The main issue is that the relay needs as short of a pulse as possible (usually 6-10ms) - enough to trigger the relay and no more. If the pulse is too long then the relay coils introduce switch pop on the contacts.

However, at GeoFex, RG advices to slow down the voltage across the relay coil as it is the fast changes that lead to pops ... Wouldn't the short pulses of the micro-controller actually cause popping? Source: http://www.geofex.com/article_folders/rmtswtch/rmtsw.htm.

I must admit that I have experimented only very little with relay switching. However, I built a switching system myself, based on the work at GeoFex, and it works beautifully and without popping. On the other hand, I have tried a few store-bought bypass PCBs with micro-controllers and they either popped or had an annoying mute (and in one case both  ???).

aion

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Re: Soft Switching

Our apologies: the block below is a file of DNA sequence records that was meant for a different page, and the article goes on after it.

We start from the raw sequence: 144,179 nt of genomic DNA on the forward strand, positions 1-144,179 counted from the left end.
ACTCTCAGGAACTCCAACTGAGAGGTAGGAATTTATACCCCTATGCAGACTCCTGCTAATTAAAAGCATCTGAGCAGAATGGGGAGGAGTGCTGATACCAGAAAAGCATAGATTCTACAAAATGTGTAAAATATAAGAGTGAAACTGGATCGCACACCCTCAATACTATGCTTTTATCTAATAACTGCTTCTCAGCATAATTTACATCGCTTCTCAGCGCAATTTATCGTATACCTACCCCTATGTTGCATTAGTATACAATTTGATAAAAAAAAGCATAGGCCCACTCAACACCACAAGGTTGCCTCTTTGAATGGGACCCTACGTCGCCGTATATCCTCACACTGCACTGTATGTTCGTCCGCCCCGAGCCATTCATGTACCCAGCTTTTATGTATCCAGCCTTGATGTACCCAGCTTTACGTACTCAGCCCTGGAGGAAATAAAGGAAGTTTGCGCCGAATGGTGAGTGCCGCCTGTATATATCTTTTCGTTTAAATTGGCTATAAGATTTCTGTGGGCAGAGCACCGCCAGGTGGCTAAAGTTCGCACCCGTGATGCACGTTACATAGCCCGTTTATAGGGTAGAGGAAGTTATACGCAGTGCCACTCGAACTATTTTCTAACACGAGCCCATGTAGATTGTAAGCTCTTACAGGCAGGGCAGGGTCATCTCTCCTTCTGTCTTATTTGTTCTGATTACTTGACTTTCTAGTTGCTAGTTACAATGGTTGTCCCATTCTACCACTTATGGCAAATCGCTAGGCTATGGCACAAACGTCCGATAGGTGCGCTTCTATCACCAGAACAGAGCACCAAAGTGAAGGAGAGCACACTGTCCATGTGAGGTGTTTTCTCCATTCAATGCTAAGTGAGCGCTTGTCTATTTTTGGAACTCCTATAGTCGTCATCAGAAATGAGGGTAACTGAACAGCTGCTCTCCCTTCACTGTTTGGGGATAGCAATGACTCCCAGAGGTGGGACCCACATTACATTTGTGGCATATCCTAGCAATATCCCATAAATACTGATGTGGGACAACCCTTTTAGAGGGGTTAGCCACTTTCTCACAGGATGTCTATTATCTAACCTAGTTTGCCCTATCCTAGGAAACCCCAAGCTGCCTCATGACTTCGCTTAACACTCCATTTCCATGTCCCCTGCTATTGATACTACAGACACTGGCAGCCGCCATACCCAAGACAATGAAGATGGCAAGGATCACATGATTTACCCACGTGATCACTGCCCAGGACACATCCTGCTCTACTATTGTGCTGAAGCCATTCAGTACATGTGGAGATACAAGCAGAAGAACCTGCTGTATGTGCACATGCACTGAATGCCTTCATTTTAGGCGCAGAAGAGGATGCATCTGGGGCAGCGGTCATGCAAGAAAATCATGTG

« Reply #10 on: June 11, 2019, 08:30:56 AM »
You got anything exciting coming out this year dude?

Lots! New baby in a couple days (you didn't say effect-related :) ), new kits in a few weeks, new website in a few months, and at least 10 brand new circuits - original traces - before the end of the year along with a bunch more less-original releases.

My activity schedule goes in waves... there was a ton of stuff from January through March, then it's been quieter the past few months while preparing for a noisier back half of the year. But 2019 is just getting started!
Aion Electronics - DIY PCBs for a number of classic circuits

DFX

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Re: Soft Switching
« Reply #11 on: June 11, 2019, 10:12:15 AM »
You got anything exciting coming out this year dude?

Lots! New baby in a couple days (you didn't say effect-related :) ), new kits in a few weeks, new website in a few months, and at least 10 brand new circuits - original traces - before the end of the year along with a bunch more less-original releases.